In the 1750s, the unavoidable occurred—a clash between France and Great Britain over the control of all of North America. Great Britain successfully challenged powerful France for control of the northern Atlantic seaboard and mid-Mississippi valley holdings. After a series of bloody encounters, the land was turned over to the King of England. A series of wars, including Queen Anne's War, 1702-1713, which saw the infamous Deerfield, Mass., massacre and was concluded with the Treaty of Utrecht, yielded the Acadian peninsula to Britain. The Tuscorara and Yemassee Wars, 1714-1715, involved Spanish Florida. King George's War, 1744-1748, also known as the War of the Austrian Succession, transferred the great military fortress of Louisburg back and forth and ceded Gibraltar to the United Kingdom. The French and Indian War of 1754-1763, another aspect of the Seven Years War, saw the final defeat of Quebec, the seat of power of New France, as well as the deaths of Gens. Montcalm and Wolfe. In 1763 all of Canada, Louisiana east of the Mississippi, with the exception of New Orleans, and, most important, the apogee of British power in North America, was ceded to Britain. Britain had emerged victorious in an endless, complicated and bloody tug-of-war, setting the scene for an even greater confrontation in a few years—the American Revolution. With the Revolution came the jolting loss of most of her mainland colonies only a few years after a great victory over her mortal enemy.
The first campaign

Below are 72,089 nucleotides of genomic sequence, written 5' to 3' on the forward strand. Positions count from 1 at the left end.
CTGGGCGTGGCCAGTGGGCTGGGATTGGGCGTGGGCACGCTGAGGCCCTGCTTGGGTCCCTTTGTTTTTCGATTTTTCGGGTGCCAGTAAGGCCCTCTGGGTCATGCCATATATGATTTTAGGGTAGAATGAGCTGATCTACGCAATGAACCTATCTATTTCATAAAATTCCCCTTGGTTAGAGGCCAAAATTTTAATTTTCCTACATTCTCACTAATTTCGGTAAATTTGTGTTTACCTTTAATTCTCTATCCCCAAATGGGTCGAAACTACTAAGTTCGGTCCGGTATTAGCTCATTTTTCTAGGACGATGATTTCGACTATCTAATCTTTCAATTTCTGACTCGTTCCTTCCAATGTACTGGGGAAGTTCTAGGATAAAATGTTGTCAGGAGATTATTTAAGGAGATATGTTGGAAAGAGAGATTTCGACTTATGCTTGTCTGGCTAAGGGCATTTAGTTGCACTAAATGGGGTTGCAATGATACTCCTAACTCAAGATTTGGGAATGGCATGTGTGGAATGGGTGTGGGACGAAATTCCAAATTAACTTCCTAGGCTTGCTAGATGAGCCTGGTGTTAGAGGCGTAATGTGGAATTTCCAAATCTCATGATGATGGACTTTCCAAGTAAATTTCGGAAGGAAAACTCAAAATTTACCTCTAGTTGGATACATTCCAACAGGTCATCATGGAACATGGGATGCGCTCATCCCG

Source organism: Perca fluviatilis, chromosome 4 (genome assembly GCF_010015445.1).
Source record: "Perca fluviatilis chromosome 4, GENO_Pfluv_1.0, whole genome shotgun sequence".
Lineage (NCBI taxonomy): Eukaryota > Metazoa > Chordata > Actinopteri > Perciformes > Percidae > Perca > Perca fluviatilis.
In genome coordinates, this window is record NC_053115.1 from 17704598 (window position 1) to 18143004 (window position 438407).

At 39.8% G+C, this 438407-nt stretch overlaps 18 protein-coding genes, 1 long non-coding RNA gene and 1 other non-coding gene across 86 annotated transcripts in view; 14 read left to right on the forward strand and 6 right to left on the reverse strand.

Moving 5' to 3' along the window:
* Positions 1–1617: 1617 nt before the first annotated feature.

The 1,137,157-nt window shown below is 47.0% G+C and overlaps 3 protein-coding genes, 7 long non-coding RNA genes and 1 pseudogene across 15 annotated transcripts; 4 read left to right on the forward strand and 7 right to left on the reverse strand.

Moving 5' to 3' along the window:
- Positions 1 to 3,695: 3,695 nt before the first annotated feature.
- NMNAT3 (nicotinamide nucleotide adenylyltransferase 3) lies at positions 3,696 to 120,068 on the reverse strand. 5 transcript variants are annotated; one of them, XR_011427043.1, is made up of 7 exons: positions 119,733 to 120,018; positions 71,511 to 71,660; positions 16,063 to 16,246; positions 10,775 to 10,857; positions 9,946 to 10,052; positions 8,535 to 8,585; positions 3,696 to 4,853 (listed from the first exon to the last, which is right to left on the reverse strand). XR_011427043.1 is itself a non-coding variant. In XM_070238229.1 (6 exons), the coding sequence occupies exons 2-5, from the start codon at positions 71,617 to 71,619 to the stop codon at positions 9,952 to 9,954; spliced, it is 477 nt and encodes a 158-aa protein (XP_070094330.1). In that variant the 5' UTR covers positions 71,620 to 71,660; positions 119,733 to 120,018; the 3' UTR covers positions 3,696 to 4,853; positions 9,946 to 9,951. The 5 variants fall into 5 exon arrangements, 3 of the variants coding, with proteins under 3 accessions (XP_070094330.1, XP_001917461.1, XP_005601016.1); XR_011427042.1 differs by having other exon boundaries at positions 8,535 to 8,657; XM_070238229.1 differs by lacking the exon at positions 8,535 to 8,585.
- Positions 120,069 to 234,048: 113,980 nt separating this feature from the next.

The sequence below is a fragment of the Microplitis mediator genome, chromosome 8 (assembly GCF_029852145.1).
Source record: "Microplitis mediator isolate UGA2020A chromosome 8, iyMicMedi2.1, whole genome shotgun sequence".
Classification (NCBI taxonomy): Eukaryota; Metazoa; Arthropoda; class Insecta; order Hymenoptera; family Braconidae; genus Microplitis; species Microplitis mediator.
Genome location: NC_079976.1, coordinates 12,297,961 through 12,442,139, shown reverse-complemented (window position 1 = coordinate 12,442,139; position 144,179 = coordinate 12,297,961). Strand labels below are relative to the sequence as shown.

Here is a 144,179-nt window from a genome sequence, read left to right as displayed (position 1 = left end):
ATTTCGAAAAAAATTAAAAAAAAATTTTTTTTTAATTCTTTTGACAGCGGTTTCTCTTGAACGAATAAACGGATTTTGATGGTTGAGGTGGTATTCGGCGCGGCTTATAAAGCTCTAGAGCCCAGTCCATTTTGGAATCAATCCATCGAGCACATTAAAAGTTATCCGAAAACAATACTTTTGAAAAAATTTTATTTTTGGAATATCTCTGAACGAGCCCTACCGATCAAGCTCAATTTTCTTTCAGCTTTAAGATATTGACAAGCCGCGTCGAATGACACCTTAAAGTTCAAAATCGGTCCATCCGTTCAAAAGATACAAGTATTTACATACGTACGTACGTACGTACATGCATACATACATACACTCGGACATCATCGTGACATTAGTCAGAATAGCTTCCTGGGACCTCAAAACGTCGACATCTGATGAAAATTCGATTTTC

The opening military action started in the fall of 1746 when Col. Peter Schuyler and five companies marched north to Albany on their way to the Canadian front, only to discover that poorly laid battle plans and the lack of sufficient supplies had cut short the campaign. Schuyler and his men remained to assist the New York volunteers guard their frontier until June of the following year. After returning to Newark and Essex, the men complained about not having been paid by the New Jersey Assembly. Schuyler took it upon himself to pay many of the expeditionary expenses out of sympathy for his troops. While this did much to endear him to the men and put him in extremely good standing with the king, it brought criticism from New York Gov. Clinton. Generally, it was thought that New France would adhere to past peace agreements. But words were to prove worthless. Constant military meddling from the north brought repeated invasions into the English colonies, as well as an ever-present fear of future military intrigues. Aaron Burr Sr., president of the College of New Jersey and pastor of Newark's Old First Church, preached a fiery sermon Jan. 1, 1755, which was printed and widely circulated. In it, he pointed out the growing power of the House of Bourbon and speculated that it was attempting to become the 'universal monarchy.' Burr also addressed the possibility of renewed military actions and French treatment of their Huguenot population, calling for united resistance to France. In so many words, he had declared war against colonial New France from the pulpit of Old First, Newark.